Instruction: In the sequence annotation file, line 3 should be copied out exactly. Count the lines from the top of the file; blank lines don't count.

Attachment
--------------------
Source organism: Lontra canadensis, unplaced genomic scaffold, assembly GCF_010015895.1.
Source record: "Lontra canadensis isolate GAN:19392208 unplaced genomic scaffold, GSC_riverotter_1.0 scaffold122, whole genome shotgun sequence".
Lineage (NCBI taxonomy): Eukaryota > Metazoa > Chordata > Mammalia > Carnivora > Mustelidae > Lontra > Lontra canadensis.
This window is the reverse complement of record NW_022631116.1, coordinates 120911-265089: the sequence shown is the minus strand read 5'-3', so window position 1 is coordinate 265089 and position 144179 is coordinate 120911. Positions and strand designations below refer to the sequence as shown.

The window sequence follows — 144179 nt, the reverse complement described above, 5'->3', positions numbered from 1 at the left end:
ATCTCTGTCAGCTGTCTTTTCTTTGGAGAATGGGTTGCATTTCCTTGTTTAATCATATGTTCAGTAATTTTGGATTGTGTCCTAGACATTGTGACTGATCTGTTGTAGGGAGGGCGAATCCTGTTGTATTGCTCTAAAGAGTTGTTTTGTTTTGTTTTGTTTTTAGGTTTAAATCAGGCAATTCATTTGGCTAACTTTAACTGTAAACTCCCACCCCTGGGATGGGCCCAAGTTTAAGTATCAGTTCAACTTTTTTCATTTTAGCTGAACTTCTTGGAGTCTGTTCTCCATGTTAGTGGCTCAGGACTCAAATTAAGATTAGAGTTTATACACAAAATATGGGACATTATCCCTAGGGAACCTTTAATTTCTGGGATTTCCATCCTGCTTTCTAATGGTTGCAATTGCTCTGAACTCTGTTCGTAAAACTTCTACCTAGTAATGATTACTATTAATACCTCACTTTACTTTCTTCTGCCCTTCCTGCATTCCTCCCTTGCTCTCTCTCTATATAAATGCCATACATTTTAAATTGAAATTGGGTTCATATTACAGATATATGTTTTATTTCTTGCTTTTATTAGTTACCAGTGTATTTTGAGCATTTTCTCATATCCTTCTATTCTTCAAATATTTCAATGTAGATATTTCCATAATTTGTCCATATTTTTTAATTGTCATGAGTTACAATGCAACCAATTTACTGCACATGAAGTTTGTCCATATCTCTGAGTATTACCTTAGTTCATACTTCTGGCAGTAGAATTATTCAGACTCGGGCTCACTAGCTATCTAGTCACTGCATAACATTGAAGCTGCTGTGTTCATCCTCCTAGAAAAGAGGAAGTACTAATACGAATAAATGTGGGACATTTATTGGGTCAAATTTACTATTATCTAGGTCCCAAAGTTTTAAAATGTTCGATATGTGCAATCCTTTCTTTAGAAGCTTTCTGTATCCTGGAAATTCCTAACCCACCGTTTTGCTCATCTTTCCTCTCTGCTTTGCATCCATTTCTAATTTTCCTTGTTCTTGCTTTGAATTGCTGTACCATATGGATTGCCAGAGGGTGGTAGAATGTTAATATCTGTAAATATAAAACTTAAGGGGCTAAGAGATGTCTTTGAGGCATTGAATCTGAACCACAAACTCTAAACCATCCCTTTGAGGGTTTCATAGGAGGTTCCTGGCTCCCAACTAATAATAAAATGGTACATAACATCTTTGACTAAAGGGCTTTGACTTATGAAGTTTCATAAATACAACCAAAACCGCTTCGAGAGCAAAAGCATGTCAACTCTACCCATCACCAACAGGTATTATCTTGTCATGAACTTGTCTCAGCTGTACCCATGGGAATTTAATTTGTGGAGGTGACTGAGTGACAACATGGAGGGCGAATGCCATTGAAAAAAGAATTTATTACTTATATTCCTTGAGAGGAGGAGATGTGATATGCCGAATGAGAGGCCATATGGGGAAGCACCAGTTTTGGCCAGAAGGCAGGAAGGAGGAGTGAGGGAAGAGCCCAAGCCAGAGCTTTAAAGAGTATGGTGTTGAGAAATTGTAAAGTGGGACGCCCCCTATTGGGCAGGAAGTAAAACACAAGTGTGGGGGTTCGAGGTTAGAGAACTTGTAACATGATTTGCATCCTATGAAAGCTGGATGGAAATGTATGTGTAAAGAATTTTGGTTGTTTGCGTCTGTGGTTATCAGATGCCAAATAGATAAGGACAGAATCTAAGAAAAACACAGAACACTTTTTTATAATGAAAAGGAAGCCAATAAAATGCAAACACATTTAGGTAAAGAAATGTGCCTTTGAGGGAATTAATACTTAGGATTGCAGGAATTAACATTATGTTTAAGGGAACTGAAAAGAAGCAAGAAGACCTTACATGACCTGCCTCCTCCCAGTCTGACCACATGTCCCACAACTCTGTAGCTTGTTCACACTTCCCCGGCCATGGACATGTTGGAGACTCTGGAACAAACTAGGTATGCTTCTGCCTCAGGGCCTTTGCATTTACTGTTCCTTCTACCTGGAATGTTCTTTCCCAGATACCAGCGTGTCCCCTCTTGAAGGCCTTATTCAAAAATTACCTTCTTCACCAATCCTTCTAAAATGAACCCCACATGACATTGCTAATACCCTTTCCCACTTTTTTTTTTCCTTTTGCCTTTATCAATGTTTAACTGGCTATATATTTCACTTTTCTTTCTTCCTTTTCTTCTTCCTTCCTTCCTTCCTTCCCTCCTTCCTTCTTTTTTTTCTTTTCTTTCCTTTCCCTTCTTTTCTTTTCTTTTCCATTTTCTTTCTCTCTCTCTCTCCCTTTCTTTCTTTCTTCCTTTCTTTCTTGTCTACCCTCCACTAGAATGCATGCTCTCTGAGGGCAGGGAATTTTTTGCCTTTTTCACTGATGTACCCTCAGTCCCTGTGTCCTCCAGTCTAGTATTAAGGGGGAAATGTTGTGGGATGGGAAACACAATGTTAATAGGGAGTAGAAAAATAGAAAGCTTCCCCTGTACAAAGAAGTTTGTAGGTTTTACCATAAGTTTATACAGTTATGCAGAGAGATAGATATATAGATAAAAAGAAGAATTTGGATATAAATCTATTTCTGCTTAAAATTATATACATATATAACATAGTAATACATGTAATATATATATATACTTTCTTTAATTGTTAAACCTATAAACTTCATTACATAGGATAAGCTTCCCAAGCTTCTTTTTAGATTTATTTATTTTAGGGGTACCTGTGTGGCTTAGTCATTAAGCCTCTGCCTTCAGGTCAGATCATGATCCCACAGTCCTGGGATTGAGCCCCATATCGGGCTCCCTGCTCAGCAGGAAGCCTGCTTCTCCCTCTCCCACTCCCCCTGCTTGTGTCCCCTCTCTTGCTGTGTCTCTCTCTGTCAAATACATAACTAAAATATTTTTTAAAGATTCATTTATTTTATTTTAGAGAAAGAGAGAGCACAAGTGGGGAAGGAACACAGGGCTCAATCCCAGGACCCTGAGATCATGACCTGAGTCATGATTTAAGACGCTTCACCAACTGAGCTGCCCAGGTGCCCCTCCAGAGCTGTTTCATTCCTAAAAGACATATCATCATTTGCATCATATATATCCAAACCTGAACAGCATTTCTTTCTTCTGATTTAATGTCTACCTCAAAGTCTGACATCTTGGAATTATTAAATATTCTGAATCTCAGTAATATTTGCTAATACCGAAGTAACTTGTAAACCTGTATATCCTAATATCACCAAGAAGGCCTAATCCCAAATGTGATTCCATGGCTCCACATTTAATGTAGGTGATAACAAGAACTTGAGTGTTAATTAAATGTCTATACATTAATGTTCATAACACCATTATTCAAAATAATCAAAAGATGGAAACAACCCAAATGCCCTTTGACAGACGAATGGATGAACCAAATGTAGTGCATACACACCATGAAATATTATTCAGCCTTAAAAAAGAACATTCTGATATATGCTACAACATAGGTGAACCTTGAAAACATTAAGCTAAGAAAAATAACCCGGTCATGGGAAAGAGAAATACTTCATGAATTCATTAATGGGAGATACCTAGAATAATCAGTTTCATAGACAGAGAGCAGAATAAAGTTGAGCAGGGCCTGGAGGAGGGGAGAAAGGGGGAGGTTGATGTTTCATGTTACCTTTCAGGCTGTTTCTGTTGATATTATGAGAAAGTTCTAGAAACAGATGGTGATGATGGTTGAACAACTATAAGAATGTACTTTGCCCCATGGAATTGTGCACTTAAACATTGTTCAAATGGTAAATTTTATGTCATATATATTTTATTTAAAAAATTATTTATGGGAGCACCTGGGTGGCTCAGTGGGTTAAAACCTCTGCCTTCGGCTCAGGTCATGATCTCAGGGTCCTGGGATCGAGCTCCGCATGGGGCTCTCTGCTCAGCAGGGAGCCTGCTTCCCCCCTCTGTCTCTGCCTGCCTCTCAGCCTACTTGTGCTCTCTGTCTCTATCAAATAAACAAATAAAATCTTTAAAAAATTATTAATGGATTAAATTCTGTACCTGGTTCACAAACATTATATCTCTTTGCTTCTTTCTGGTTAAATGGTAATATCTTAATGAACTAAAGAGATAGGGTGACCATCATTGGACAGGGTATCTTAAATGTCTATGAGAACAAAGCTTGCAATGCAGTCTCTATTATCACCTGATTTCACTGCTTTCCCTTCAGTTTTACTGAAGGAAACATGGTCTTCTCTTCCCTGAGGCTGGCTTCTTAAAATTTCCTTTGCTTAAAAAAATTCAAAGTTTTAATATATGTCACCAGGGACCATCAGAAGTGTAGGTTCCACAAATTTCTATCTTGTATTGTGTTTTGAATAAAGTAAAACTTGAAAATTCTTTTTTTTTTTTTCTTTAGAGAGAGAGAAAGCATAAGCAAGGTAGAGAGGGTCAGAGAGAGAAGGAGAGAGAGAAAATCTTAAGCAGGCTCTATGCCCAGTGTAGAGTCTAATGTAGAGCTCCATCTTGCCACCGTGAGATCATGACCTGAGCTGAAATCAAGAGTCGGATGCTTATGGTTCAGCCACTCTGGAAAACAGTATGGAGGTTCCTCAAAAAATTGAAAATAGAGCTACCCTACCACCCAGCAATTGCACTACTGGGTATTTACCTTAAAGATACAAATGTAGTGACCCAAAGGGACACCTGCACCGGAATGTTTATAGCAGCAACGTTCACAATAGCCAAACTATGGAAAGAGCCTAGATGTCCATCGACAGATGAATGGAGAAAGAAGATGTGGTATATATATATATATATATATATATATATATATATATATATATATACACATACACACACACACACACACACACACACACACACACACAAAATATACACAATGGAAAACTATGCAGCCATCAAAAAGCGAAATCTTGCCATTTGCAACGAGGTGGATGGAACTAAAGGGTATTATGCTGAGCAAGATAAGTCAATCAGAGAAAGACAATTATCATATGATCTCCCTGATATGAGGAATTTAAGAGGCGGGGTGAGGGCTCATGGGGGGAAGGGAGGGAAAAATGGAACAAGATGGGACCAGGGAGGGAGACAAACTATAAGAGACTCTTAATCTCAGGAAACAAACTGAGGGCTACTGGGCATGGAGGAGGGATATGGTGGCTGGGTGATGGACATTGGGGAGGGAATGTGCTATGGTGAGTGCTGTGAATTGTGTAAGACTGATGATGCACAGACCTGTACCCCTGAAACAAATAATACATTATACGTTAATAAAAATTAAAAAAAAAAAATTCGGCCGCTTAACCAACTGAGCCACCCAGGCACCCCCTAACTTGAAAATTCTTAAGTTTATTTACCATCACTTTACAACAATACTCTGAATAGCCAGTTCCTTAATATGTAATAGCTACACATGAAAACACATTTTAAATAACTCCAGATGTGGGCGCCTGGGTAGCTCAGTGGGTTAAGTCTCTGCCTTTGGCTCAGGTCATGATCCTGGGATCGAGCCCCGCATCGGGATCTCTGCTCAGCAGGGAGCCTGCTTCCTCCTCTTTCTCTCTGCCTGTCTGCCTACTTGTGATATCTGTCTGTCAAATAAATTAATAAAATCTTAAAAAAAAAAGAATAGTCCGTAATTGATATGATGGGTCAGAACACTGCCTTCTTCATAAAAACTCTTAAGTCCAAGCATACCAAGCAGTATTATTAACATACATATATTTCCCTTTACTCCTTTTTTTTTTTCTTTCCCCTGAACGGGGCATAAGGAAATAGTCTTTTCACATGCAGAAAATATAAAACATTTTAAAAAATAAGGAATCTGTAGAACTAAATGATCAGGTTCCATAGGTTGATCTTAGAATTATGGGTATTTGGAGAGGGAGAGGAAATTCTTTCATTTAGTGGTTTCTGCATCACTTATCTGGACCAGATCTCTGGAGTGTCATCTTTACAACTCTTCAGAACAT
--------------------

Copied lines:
Lineage (NCBI taxonomy): Eukaryota > Metazoa > Chordata > Mammalia > Carnivora > Mustelidae > Lontra > Lontra canadensis.